Installed the gigantic 3090 Suprim X and said oh-oh...it’s actually significant longer than the eGPU “tray”.
After this, with some real feeling of potential disappointment, I tried to see if it fits! The result? Barely! It leaves just play room for the latch to close the case and secure it although it puts a little bit of pressure on it since the tray “door” is left a bit crooked. 😂
Moment of truth was doing a test run! I connected it to my 16” 2020 fully specced MBP, in Bootcamp, and at first it put out a Code12, but I tried to the other side of the TB3 connections and it worked. Maybe it interfered with another TB3 connection coming from the Plugable TB3 docking station on the same side (right).
Test ran it, and I saw that the central fan of the 3 fan design, would not spin at all. I quickly shut it down and I saw that there was some pressure on the center mesh of the Razer Core X, probably from the GPU itself which is quite thick or the slight pressure of the latching mechanism from the back...or both. Anyway, using ogrish fisting 😂 I forced the mesh to bulge out a bit in the center part where the central fan would position itself. I used at first moderate force thinking it might brake the edges of the mesh but to my surprise it felt sturdily anchored, so I used even more force to make room for what must be a less than 0,5 cm offset for the center fan. It is barely noticeable when looked upon from the top and not noticeable at all looking at it from the side.
Because I had to take out the tray for the above procedure, I had to unplug the power cord that was initially carefully plugged in, and when I reconnected it I used a tiny bit too much force to make the PSU drop from the metallic place holder and go like 1-2 cm inside the case! Ooops! 🤷🏻♂️ It turns out that it doesn’t sit that secure and in fact it’s quite fragile as almost any force would make the foam underneath slide away inside along with the PSU. 😆🤦🏻But if any of you have any ideas or experience with securing this form factor PSU to the razer core X then I’m all ears!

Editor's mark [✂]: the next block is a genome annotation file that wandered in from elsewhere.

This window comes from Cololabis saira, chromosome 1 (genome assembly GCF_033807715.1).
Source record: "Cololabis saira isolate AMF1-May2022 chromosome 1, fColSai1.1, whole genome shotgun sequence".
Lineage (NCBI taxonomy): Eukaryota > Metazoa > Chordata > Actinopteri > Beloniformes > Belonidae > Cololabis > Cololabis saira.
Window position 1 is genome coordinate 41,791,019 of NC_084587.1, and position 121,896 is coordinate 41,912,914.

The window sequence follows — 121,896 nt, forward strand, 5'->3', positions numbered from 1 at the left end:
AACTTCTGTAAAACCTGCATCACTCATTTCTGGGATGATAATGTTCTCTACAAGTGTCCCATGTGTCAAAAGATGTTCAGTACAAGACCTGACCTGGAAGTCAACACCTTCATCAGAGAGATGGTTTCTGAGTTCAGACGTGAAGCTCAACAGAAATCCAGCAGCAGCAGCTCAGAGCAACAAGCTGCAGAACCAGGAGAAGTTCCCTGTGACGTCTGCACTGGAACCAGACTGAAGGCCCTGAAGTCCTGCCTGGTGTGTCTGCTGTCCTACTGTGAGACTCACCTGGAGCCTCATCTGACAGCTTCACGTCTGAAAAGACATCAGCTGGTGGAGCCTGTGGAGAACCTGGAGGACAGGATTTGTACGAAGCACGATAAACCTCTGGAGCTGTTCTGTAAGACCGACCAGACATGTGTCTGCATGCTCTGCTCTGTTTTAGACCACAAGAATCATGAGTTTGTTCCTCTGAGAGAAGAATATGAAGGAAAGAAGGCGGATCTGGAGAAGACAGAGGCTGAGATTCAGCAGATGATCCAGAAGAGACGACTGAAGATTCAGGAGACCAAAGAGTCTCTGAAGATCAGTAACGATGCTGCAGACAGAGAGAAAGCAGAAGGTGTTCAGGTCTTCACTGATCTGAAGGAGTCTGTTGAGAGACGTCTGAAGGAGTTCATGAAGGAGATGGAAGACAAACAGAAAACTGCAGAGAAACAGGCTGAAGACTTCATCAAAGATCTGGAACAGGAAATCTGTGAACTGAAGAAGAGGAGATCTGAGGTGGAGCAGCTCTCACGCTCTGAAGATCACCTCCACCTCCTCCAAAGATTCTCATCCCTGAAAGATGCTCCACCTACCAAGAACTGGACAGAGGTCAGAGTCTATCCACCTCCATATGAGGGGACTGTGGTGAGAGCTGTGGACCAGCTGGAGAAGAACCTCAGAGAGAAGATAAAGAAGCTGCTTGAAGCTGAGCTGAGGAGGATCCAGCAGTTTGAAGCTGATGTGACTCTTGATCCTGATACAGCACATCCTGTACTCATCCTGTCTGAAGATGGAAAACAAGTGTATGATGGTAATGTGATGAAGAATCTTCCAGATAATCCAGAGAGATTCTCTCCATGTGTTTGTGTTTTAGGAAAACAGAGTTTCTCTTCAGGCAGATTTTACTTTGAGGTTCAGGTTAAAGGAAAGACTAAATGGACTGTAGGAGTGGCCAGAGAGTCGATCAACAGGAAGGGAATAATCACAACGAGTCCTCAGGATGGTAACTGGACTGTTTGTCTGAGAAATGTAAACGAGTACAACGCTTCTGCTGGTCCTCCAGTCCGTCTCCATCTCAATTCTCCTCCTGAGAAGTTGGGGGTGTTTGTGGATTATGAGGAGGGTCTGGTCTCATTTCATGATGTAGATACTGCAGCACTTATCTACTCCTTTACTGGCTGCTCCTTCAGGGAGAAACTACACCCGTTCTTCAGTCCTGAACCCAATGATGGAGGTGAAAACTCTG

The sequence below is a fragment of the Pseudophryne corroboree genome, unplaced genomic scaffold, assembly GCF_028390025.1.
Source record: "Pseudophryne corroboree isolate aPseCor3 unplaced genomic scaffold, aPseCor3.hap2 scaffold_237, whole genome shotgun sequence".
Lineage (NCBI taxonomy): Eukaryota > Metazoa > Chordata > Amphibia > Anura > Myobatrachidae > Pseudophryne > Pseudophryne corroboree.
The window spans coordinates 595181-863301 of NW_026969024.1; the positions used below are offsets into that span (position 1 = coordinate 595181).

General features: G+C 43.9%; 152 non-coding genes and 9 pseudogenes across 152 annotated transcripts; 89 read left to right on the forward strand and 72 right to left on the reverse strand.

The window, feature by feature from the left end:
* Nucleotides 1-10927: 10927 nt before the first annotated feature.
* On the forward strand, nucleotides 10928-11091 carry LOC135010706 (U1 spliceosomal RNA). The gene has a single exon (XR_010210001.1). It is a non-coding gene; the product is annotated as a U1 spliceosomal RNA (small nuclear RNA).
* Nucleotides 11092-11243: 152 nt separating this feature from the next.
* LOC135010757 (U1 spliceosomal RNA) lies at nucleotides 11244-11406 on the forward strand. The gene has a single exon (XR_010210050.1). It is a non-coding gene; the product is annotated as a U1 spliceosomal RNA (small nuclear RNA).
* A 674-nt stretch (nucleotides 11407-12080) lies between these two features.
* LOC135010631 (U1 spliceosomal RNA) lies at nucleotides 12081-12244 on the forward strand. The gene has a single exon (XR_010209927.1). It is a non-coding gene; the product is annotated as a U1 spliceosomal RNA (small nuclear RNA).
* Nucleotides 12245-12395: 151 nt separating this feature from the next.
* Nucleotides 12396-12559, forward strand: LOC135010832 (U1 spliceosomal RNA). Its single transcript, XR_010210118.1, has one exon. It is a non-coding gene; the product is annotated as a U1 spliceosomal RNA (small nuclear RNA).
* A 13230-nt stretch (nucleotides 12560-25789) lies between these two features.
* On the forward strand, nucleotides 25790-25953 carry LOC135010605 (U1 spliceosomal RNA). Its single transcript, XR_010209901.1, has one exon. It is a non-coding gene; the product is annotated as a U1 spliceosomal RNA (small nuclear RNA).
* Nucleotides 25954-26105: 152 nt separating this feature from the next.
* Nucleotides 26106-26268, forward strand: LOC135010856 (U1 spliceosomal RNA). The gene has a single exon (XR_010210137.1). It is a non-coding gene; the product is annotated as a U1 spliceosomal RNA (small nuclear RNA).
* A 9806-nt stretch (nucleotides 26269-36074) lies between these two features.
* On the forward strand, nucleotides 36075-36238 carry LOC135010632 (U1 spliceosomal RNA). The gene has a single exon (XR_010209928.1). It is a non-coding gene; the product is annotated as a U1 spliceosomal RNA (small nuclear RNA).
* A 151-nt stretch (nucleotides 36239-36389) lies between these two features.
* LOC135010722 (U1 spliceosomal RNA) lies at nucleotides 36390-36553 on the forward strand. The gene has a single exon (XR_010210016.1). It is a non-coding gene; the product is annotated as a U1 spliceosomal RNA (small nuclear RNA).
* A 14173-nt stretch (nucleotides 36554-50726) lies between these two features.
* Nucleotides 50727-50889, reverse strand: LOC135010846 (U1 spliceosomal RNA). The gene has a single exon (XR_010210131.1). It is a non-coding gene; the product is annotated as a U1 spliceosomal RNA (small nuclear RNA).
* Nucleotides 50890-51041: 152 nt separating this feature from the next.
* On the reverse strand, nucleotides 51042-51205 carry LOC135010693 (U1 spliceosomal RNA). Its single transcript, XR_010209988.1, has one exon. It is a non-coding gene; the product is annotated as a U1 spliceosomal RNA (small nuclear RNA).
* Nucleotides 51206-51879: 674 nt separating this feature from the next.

So all in all, this long post was not about how I didn’t pretty much preplan anything, nor about my ghetto solutions, but about the fact that the SuprimX 3090 fits in the Razer Core X. That’s the tl; dr I guess... I am pretty pleased with it, and the GPU, and in full load it is quieter than my Gigabyte 3090 Aorus Gaming Box (which is water cooled- not that it matters). In fact it’s a good 10db quieter, averaging around 52db at 10 cm from the fans. Memory junction temps are acceptable sitting usually between 90 to 100 C in memory hard applications under full load. The backplate on the thing and/or thermal pads are significantly better designed than the 3090 FE cards. Maybe it helps because the fan is in push configuration bringing fresh cold air inside the case, in the back of the card, whereas the 3090 FE would exhaust hot air where the case fan would push fresh air in...and I assume in that case it would be better to reverse the fan to exhaust.
Anyway! Enough about all this! Hope someone finds this useful!
Cheers and excuse the potential grammar mistakes or typos. English is not my native language!
@andreid2017, Thank you for sharing this PSU swap and your adventure of getting all components to work. Sometimes a bit of brute force is in order.